How Will The Hybrid Work Week Shape Homebuyer’s Preferences?

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Published date: Nov 23, 2021
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mand hand pointing to house model

People take a lot of time thinking about what they want in a new home and rightly so! We want to make sure we’re buying a home that meets all of our wants and needs. We want to find an affordable place that is near friends and family, but also close enough to work, as well. And, of course, we want to make sure we can find an affordable property that isn’t going to require a lot of work, either! 

Real estate is an ever evolving beast and there are so many factors that contribute to what buyers, as a whole, want. The pandemic has played a huge role in what buyers are looking for, especially those whose jobs are enabling them to work remotely, forcing the realtors to find new ways of selling during a pandemic

In this article, we’ll take a look at how a hybrid work week has changed buyer’s preferences, but we’ll also look at what buyers from different generations (Gen X, Millennial, and Gen Z) want in a house, too. 

What buyers want in a house:

1. Office space

With the prospect of working remotely on a semi-permanent basis, people aren’t keen on the idea of spending their time hunched over the dining room table with papers spread all over! They want a dedicated office space where they’re able to get their work done, keep it organized, and have Zoom meetings without distractions. They also want to be able to close the door at the end of the day and leave all of the work-related stresses behind. 

2. Good school system

If you have children, you already know that a neighborhood is only as good as it’s school system. COVID has shown us that the education system is not the same everywhere and it’s the children that suffer. While empty nesters and people who do not want children aren’t going to pay much attention to the local school system, 53.7% of agents say a top-notch school system is at the very top of the priority list.

3. Large backyards

outdoor living space backyard

Regulations regarding social distancing may be lifting around the nation, so it shouldn’t be a big surprise that house hunting families are eager to buy property with spacious backyards. They want to be able to have backyard barbecues and family get-to-gethers in a relaxful and soothing outdoors oasis.

Buyers aren’t just keen on a large backyard - they want a backyard with in-ground pools, dedicated seating areas, fire pits, a grilling area and nice landscaping, too.

4. Space for a home gym

A gym membership is one of the things that many homeowners will happily leave behind when they move, so long as the house they buy has space for a home gym. Of course, it’s worth noting that a home gym has always appealed to a small group of homebuyers (approximately 17% of buyers wanted a home gym), but that number has increased by 9% up to 26% post COVID.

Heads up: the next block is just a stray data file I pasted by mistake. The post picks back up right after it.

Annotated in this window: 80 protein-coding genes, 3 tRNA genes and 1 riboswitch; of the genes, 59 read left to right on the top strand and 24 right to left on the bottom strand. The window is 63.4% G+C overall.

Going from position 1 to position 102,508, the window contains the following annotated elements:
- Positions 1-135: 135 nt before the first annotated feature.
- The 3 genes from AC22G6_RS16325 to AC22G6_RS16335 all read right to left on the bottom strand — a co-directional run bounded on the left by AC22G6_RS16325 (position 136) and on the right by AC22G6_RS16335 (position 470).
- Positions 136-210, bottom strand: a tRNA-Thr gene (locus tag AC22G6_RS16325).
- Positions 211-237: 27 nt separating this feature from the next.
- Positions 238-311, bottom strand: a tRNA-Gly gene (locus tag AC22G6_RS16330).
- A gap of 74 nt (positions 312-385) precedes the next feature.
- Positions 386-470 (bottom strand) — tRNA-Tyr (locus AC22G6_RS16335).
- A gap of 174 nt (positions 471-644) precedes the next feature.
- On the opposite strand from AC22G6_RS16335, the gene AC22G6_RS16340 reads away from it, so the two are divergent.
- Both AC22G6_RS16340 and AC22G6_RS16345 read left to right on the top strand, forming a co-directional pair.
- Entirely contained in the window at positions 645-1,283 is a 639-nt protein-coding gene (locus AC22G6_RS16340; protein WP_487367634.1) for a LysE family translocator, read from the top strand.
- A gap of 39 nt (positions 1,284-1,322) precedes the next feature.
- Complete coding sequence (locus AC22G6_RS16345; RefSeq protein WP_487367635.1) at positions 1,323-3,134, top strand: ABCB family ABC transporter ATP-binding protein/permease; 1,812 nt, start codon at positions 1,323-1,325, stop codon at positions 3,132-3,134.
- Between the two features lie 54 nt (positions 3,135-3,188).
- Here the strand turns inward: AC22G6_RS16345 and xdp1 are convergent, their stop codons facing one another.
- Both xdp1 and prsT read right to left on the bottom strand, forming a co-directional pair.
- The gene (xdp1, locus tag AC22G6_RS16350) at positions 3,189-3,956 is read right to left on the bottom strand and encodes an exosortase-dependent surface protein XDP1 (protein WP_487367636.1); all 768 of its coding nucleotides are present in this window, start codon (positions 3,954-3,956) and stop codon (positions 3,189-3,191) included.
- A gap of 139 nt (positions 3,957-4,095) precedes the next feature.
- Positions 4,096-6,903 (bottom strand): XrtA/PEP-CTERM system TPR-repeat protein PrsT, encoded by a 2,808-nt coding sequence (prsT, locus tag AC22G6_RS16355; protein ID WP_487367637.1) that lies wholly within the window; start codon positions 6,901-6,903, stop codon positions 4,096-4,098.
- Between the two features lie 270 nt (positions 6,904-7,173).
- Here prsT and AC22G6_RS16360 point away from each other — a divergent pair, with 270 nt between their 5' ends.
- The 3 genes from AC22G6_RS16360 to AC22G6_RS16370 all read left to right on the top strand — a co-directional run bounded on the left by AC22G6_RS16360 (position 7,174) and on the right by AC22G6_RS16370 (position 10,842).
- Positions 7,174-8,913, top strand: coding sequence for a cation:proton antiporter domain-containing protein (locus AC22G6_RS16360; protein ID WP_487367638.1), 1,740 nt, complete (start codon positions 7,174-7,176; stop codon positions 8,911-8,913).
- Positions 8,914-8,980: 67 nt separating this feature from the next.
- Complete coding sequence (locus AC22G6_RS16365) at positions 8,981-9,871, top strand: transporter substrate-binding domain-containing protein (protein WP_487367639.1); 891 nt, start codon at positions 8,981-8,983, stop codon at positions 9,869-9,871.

Note: If you’re selling and want to appeal to this demographic, you’ll be happy to know that you’ll get a 99% return on investment if you create a home gym!

5. Turn-key property

The number of homeowners taking on renovations exploded throughout 2020, but not all homebuyers are interested in doing extensive renovations prior to moving in. According to 48.3% of realtors, their clients are more interested in purchasing turn-key properties rather than a property that needs some work. 

If you consider how much money they’re spending (remember, housing prices have been on the rise since the start of the pandemic), it’s understandable that they want a property that is move-in ready. 

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Generational priorities

It wasn’t too long ago that buyers wanted luxurious bathrooms, top-notch landscaping, and open floor plans. While these things are still desirable, buyers from the different generational groups have slightly different wants and needs. Realtors are taking note of this, as well! 

Let’s take a look at what buyers from the different generations want in their new homes. 

Generation X (born between 1965 to 1980)

hand writing word millennials

Gen X buyers are at that stage in life where their children have flown the coop (or are about to) and they want to enjoy their newfound freedom. These buyers have high expectations and they are looking for properties that are move-in ready. They don’t really want to spend a lot of time or money fixing up a place to suit their needs. 

Some of the key features the Gen X buyer is looking for include a home office and exceptional backyard where they can entertain guests. 

Millennial Generation (born between 1981 to 1996)